March 18, 2019

Breakingviews: Lyft leaves investors with options – and questions

by Breakingviews.

Lyft has finally revealed its target stock-market value. Based on Monday’s revised draft prospectus for its initial public offering, the ride-hailing firm is aiming for a market capitalization of up to $23 billion. That’s compatible with a $100 billion-plus valuation for Uber Technologies, next in line to go public. It leaves investors with options – but also questions.

The smaller Lyft has been quicker out of the IPO gate, arguably giving it first dibs on investment dollars that might otherwise have been soaked up by Uber. After news reports touting a valuation of as much as $25 billion, an indicative range that starts at $18 billion – at the low end of the company’s price range and excluding dilution since Dec. 31, 2018 and additional shares the underwriters could sell – and ratchets up from there isn’t too shocking.

Lyft’s valuation, including all those elements, tops out at over 10 times last year’s revenue of $2.2 billion. That means Uber, with a top line five times as big in 2018, could snag a 12-digit worth on a comparable basis. For investors in either one, though, it’s hard to see a path to profit, and Lyft’s prospectus doesn’t promise one. The company’s focus on North America and personal transportation is narrower than Uber’s broader geographic and business spread, but the differences are swamped by the huge losses both make.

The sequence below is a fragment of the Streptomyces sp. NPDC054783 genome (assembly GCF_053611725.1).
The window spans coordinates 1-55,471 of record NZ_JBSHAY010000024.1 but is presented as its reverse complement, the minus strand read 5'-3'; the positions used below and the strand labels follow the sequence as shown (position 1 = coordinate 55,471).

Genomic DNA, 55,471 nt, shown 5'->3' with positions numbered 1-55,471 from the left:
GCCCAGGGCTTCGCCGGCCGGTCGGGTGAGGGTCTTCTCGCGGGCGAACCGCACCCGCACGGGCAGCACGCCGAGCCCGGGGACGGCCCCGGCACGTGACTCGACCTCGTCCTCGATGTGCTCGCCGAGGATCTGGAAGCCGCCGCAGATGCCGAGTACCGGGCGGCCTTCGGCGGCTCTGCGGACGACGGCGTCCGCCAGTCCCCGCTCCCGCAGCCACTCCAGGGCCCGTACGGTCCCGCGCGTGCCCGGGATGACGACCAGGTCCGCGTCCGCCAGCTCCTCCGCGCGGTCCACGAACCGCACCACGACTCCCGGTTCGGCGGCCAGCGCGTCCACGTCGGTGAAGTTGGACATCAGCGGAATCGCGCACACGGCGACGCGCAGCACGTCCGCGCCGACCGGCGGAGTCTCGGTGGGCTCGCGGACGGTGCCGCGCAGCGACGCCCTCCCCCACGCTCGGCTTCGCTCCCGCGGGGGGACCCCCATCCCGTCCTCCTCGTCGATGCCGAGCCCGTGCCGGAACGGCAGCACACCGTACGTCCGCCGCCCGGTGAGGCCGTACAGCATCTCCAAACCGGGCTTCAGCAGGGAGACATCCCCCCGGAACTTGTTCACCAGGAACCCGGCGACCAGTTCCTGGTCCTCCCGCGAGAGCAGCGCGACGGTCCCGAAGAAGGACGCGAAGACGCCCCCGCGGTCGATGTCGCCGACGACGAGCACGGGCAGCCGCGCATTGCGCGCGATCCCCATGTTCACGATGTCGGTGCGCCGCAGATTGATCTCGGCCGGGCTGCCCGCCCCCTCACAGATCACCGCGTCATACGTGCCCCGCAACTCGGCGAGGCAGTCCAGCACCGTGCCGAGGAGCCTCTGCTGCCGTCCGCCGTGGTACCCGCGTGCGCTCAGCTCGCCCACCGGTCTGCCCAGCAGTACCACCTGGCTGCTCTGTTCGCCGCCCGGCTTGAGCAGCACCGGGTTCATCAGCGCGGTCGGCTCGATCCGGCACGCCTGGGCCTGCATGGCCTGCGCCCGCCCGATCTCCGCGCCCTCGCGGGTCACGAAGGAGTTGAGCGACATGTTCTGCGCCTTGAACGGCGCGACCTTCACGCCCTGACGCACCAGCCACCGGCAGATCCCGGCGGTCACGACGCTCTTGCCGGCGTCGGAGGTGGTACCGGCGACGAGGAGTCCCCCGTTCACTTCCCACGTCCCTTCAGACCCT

As to corporate culture and governance, Lyft founders Logan Green and John Zimmer talk about improving people’s lives. A less aggressive stance than Uber’s under Travis Kalanick, founder and former chief executive, may have helped Lyft gain market share in the United States in recent years.

Yet Lyft’s IPO comes with a less desirable feature: special shares, boasting 20 votes each, that will ensure Green and Zimmer essentially control the company with nearly half the voting power despite a combined economic interest under 5 percent. How Uber’s structure will look isn’t yet clear, but it’s a blemish on Lyft’s otherwise squeaky-clean governance image.

Some investors may still want to decide between the two bets. If their fear of missing out allows them to look past the absence of foreseeable profit at either company, though, it’s hard to see any sensible course other than to put money on both.


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